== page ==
and we tern now to an animal hunt that has many outraged tonight. We're talking about the black rhino, and the price one hunter paid at a texas auction to travel overseas to kill one of these... See More
and we tern now to an animal hunt that has many outraged tonight. We're talking about the black rhino, and the price one hunter paid at a texas auction to travel overseas to kill one of these endangerered animals. Here's abc's muhammad lila now. Reporter: It's literally a license to kill. Why? Why do this senseless killing? Reporter: Overnight, the dallas safari club auctioned off the chance to kill a real life black rhino in africa. The winning bid? 350,000. The winner's name kept anonymous. The auction drawing these protest, even an online petition with 60,000 signatures and growing. It's sad. Especially an endangered species. Reporter: Among those here -- mine says "honk to save the rhinos." Reporter: The reis siblings, child activists crusading to save the endangered species. Maybe they're just doing that so they can get a few pictures with the rhino laying down dead. Reporter: There are only around 4,000 to 5,000 black rhinos left in the wild. And when we reached out to the dallas safari club for a statement, they sent us this. Saying, "science shows that selective hunting helps rhino populations grow." And, that the rhino targeted will be hold, aggressive, and "known to charge and kill younger, breeding class bulls, cows and even calves." Executive director ben carter stating, "i'm proud of our organization for taking a stand to help ensure the future of an iconic species." All of the money will go towards rhino conservation. In other words, killing one to save many others. An argument that, for many, just doesn't fly. Muhammad lila, abc news, new york.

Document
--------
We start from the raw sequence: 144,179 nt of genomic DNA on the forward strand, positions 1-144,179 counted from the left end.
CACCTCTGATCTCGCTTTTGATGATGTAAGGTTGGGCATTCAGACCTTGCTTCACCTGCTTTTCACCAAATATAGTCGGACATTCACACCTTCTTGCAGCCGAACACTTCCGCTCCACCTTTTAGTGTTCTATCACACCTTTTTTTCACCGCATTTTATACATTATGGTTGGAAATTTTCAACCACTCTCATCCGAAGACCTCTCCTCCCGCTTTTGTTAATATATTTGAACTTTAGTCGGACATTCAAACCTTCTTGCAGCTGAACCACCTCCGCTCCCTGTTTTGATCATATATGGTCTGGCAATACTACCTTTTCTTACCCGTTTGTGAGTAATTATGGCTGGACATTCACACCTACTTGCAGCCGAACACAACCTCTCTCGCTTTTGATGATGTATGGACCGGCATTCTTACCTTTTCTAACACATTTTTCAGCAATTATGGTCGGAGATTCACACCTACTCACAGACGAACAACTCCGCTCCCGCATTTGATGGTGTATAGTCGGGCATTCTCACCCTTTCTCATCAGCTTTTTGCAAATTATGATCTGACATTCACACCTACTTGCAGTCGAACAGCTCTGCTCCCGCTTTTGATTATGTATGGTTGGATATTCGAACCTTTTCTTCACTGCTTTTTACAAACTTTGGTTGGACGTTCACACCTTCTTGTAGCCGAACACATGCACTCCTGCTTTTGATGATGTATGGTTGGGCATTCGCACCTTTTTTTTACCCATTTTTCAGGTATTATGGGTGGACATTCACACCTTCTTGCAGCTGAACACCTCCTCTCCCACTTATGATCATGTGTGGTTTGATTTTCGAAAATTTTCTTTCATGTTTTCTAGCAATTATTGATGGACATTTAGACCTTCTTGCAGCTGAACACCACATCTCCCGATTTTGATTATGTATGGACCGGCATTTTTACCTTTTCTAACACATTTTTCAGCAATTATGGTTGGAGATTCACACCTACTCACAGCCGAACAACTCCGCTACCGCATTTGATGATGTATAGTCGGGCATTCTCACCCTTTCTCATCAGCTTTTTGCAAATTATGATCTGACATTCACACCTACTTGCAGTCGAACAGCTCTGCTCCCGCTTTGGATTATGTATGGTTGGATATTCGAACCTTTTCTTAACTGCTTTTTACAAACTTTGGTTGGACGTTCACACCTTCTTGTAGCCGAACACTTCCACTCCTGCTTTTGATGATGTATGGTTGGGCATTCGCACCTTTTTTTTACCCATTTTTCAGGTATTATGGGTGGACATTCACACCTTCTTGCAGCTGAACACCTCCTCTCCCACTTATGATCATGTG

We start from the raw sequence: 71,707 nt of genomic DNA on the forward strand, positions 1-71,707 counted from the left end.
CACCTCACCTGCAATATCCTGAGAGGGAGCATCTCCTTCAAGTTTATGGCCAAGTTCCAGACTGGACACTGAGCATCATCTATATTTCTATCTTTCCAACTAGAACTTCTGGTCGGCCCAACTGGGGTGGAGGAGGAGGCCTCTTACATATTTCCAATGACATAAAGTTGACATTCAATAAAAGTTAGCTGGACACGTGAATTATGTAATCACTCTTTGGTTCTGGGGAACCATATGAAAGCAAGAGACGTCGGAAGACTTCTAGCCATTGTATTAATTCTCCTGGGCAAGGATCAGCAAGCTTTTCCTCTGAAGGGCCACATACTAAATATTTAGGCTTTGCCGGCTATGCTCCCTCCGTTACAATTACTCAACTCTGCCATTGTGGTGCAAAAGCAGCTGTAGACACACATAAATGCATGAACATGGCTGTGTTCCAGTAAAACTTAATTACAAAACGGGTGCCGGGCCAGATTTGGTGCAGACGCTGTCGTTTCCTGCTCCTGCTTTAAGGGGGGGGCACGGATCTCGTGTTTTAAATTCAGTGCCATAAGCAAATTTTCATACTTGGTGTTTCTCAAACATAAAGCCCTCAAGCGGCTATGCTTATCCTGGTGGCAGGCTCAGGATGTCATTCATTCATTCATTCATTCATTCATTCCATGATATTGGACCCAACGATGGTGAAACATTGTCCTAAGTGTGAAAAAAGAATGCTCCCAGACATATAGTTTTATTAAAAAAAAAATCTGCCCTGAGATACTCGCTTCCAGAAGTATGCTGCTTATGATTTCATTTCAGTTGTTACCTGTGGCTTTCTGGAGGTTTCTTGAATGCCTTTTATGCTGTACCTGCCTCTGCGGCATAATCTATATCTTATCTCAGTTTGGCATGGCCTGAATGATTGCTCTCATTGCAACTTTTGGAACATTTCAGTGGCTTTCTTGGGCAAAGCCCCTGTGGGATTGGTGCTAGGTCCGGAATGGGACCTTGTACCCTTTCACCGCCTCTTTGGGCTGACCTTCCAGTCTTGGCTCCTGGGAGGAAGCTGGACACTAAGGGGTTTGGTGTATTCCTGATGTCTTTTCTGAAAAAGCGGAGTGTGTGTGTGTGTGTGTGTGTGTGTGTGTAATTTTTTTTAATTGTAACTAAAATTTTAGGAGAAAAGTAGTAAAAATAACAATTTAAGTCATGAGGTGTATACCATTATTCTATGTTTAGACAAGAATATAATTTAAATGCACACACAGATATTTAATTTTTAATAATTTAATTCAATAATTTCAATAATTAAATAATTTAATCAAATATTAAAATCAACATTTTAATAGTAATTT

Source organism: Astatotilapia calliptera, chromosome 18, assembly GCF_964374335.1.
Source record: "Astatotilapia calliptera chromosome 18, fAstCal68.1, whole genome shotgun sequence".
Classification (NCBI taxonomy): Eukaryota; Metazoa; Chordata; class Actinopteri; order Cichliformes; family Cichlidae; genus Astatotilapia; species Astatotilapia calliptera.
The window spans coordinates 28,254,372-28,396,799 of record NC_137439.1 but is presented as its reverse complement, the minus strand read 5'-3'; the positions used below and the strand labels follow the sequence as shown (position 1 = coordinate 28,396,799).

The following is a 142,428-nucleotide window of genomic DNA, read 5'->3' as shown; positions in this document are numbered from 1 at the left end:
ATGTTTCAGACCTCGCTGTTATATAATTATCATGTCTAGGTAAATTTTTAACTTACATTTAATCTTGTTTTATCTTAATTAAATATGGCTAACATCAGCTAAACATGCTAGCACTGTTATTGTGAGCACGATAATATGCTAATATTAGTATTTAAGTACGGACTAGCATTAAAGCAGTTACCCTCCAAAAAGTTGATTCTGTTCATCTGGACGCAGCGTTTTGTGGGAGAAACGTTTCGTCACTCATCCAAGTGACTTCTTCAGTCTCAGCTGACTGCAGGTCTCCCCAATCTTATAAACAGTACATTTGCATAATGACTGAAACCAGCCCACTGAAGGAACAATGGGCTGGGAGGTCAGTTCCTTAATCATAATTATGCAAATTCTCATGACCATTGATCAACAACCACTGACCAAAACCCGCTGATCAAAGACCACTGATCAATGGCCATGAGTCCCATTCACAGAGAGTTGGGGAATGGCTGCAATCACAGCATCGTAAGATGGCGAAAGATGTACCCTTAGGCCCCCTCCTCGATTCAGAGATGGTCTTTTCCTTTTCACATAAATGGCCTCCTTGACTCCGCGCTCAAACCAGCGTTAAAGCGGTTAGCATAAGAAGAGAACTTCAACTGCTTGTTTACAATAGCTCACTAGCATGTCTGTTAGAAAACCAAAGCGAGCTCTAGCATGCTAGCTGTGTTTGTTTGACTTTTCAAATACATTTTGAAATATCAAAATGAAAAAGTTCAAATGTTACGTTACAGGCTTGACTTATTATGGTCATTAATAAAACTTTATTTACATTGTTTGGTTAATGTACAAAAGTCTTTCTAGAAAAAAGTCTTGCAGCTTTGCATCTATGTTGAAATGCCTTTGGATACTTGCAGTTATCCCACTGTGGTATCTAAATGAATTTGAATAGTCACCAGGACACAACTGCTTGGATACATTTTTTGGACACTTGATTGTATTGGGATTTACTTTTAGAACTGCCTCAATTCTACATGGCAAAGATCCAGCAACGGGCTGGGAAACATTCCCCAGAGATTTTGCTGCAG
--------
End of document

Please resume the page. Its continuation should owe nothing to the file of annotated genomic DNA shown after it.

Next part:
This transcript has been automatically generated and may not be 100% accurate.